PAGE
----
Catskills runners among those at Boston Marathon

Eighteen runners from the Catskills region -- Delaware, Greene, Schoharie, Sullivan and Ulster Counties -- were among those registered for the Boston Marathon on Monday, April 15, where explosions killed at least three people and injured over 140.

The Watershed Post obtained the names of the local runners with a zipcode-based search of the Boston Marathon organizers' runner database. Among them were two runners from Delaware County, two from Schoharie County, one from Sullivan County and thirteen from Ulster County. No runners from Greene County were found in the database.

Embedded below is a spreadsheet of the runners, with their home towns. We have cross-referenced their names with Google's Boston Marathon Person Finder to find out if local runners have been reported as safe. The links in the "Link" column lead to more information about specific runners.

If you can verify that any runner on this list is safe, please fill out a report on Google's Person Finder, then let us know. We will update the spreadsheet below as we get more information. 

Accounts of local runners from news and social media (updated as we find them): 

61-year-old Erika Oesterle of Stamford ran in the Boston Marathon, with her husband Roger Oesterle along to meet her at the finish line. Their son Ulf Oesterle posted a harrowing account on Facebook of trying to contact his parents after the blast. From Ulf's account:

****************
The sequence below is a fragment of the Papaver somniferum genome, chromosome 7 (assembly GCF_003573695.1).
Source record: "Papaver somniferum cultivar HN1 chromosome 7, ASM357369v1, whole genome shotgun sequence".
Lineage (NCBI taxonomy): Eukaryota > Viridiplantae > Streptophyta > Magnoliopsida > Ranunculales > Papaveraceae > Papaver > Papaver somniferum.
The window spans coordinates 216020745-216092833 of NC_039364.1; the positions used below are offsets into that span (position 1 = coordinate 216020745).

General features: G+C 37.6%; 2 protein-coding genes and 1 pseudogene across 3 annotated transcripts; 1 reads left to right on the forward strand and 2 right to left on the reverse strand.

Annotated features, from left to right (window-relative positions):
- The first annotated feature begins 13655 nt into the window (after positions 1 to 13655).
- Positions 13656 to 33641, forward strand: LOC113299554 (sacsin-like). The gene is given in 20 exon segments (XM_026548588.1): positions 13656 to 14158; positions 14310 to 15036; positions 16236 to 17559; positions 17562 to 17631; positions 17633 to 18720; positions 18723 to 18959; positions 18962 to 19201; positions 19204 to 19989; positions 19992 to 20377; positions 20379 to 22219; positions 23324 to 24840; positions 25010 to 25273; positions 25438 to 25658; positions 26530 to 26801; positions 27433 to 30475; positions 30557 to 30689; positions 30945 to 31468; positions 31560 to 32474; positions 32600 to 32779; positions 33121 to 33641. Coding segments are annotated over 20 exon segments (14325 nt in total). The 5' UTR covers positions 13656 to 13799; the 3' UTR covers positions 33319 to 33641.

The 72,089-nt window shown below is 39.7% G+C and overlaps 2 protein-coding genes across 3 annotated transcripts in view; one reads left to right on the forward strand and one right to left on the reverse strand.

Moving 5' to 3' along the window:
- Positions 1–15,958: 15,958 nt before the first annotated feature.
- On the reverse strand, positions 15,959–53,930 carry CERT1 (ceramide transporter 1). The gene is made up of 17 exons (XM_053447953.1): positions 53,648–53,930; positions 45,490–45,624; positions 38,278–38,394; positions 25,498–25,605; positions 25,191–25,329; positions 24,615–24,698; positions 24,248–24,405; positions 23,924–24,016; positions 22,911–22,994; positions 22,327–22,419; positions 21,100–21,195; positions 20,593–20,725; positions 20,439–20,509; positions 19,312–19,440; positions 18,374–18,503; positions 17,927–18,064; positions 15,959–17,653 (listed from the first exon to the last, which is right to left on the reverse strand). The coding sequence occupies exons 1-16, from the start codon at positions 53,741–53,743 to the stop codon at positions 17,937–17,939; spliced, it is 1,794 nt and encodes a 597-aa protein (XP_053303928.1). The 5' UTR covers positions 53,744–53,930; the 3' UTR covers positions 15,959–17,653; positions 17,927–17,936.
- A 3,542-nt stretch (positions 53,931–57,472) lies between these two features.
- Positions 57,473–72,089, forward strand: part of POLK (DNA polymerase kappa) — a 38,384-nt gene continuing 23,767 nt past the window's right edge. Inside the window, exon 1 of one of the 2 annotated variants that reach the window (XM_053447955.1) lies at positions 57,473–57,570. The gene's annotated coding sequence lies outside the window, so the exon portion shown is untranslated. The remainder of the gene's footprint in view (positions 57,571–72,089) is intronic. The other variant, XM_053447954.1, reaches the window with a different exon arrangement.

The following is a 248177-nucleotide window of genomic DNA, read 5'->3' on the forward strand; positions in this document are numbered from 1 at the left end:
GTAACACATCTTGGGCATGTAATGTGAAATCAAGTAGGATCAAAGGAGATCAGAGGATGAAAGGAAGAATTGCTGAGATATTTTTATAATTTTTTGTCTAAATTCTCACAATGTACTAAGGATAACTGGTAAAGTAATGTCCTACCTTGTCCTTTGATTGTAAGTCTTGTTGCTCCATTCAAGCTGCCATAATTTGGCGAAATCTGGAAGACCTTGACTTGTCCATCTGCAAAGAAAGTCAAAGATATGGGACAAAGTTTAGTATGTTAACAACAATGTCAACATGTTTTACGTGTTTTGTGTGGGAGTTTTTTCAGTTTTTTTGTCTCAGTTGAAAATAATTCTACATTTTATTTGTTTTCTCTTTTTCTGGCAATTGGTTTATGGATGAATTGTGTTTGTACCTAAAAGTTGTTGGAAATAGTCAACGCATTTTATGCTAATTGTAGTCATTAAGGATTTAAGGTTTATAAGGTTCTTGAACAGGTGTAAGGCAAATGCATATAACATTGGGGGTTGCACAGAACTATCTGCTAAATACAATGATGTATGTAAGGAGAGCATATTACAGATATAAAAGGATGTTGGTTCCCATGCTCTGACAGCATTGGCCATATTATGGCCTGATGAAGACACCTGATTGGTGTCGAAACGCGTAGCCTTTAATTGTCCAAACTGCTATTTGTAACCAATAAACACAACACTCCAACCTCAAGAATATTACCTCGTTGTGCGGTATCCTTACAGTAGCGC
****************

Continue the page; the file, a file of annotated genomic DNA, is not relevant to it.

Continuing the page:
My mother was 76 seconds from the finish line. The second blast was even closer to her. If she averaged 2-3 seconds faster per mile, she would have been right there. If my Dad was on the other side of the street, today could have been devastating for me.

But it was devastating for someone. It was devastating for hundreds of people. As I write this, three have died. There are over a hundred injured, and every family has a story that parallels this to the end. But their story ends in tragedy. I’m fortunate. My family is fortunate.

New Paltz runner David Shepler escaped injury by minutes, the Times Herald-Record reports:

Shepler was in the subway and unaware of the bombs when, at the car’s first stop, it was evacuated without explanation. The subway system, he said, had been shut immediately after the explosions, Cell phone service was spotty at best, which made it difficult to assure people he was OK.

Eventually, he located friends and fellow marathoners from the mid-Hudson region. He gave their names as Jennifer Patterson, Mark Mulpeter and Anne Gulickson. He believed they, like him, had all crossed the finish line before the bombs went off.

The Kingston Daily Freeman spoke with several runners from Ulster County, who were unhurt but shaken: Shepler, Jennifer Jankowski, Fred Stewart, Denise Iannizzotto and Christene Spiezo:

“It was surreal,” Stewart said. “We didn’t know what to think at first. We thought it might have been a transformer or something like that.

“Then word spread pretty quickly.”

“Hysteria set in,” Jankowski said. “I completely panicked. I’m looking around and seeing these big beautiful hotels all around us and thinking, ‘could these be targets.’”